Members of Congress from both parties expressed growing impatience with vague and conflicting messages. After the government raised the threat level to orange over the 2003 Christmas holidays and told citizens to be vigilant but continue their daily routines, Christopher Shays (R-Conn.) asked: “Why would the department tell people to do everything they would normally do?...We’re at high risk.” Christopher Cox (R-Calif.), chairman of the House Select Committee on Homeland Security, noted that vague warnings could also cause too much action, citing evidence that groups had canceled field trips and other activities. Senator Frank R. Lautenberg (D-N.J.) noted that “the system may be doing more harm than good.”
Public confusion was reflected in polls. A Hart-Teeter poll sponsored by the Council for Excellence in Government in March 2004 found that 73 percent of those polled were anxious or concerned about terrorism and 34 percent had looked for information about what to do in the event of an attack, but only one person in five was aware of state or local preparedness plans. Earlier Fox News polls found that 78 percent of those responding did not know or said they were not sure what the current threat level was and that 90 percent responded to recent elevation of the threat level by going about their lives as usual. A New York Times poll in October 2004 found that nearly two-thirds of those responding did not have emergency kits prepared and more than two-thirds did not have communication plans.
Philip Zimbardo, the president of the American Psychological Association, suggested that the terrorist threat system had turned the United States into a nation of “worriers, not warriors,” by “forcing citizens to ride an emotional roller coaster without providing any clear instructions on how to soothe their jitters.” He noted that a large body of research suggested that effective safety measures required a credible source, information about the particular event that created a threat, and information about specific actions citizens could take to reduce risks.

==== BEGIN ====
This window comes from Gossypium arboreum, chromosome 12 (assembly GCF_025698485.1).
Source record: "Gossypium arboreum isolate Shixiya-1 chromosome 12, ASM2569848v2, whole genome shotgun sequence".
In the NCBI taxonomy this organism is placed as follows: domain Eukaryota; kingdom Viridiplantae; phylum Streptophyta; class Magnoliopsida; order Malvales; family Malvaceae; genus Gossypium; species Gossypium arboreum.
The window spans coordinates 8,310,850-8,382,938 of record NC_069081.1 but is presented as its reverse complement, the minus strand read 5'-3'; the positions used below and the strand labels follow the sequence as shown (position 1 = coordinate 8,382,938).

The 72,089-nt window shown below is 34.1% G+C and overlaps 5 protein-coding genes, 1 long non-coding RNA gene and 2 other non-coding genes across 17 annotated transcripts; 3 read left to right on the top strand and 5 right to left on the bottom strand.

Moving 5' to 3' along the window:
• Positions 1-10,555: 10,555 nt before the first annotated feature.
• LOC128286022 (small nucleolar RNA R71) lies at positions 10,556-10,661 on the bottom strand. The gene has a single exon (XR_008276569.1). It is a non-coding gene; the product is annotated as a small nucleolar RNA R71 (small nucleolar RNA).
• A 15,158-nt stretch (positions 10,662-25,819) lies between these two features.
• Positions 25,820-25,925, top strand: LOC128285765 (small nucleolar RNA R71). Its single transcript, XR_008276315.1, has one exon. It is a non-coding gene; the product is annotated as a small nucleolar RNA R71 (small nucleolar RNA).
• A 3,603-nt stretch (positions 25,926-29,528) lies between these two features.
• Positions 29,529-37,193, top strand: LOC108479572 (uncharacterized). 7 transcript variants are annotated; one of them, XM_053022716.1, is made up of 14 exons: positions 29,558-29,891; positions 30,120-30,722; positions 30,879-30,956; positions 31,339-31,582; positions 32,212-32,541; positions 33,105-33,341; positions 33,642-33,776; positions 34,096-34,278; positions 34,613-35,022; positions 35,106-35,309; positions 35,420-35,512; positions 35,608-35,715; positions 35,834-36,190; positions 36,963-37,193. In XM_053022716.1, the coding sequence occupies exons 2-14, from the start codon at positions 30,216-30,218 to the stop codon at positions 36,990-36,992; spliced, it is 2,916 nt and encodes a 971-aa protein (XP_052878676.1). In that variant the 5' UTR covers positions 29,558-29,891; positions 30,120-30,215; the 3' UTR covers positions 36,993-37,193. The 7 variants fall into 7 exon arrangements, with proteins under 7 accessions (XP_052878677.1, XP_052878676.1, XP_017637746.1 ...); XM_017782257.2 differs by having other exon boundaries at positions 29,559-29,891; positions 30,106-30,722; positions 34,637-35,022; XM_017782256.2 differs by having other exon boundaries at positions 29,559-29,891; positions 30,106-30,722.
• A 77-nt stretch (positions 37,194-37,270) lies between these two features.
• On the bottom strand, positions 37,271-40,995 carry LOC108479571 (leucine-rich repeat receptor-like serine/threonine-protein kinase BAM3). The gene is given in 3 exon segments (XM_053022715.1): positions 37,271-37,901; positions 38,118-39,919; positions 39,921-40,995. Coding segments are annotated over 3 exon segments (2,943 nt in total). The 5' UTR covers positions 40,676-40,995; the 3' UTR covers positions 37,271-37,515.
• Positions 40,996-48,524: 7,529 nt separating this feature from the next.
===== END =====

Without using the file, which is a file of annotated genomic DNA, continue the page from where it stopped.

In 2011, the National Terrorism Advisory System replaced the color-coded alerts on the grounds that they inspired fear among the public and were too ambiguous to provide useful information. The new system eliminated the color-coded alerts and introduced detailed alerts containing information on whether a threat is "imminent" or "elevated" as well as details on the threat, duration of the alert, and information on the affected areas and actions being taken to protect the public. See a sample alert here. Unlike the old system, which communicated the threat level at airports and on government Web sites, the National Terrorism Advisory System shares alerts via the Department of Homeland security, the media, Twitter and Facebook only if there is a specific threat.
In 2015, the Department of Homeland Security updated the reporting system by adding "bulletins" to the existing alerts. Bulletins were introduced to discuss general trends and current developments regarding terrorism threats that might require additional precautions but do not warrant the issuance of an alert for a specific threat. The first bulletin was issued in December 2015, in the wake of terrorist attacks in Paris and San Bernardino, to discuss the threat posed by self-radicalized groups. As of January 2016, no alerts were ever issued under the reformed system.
Updated February 2016
This case study is drawn from Full Disclosure, Fung, Graham and Weil, 2007.
The links provided above are intended as a public service. The Transparency Policy Project does not assume responsibility for the accuracy, completeness, or usefulness of any information on any sites other than our own, nor does it necessarily endorse the opinions found on sites to which we have supplied a link.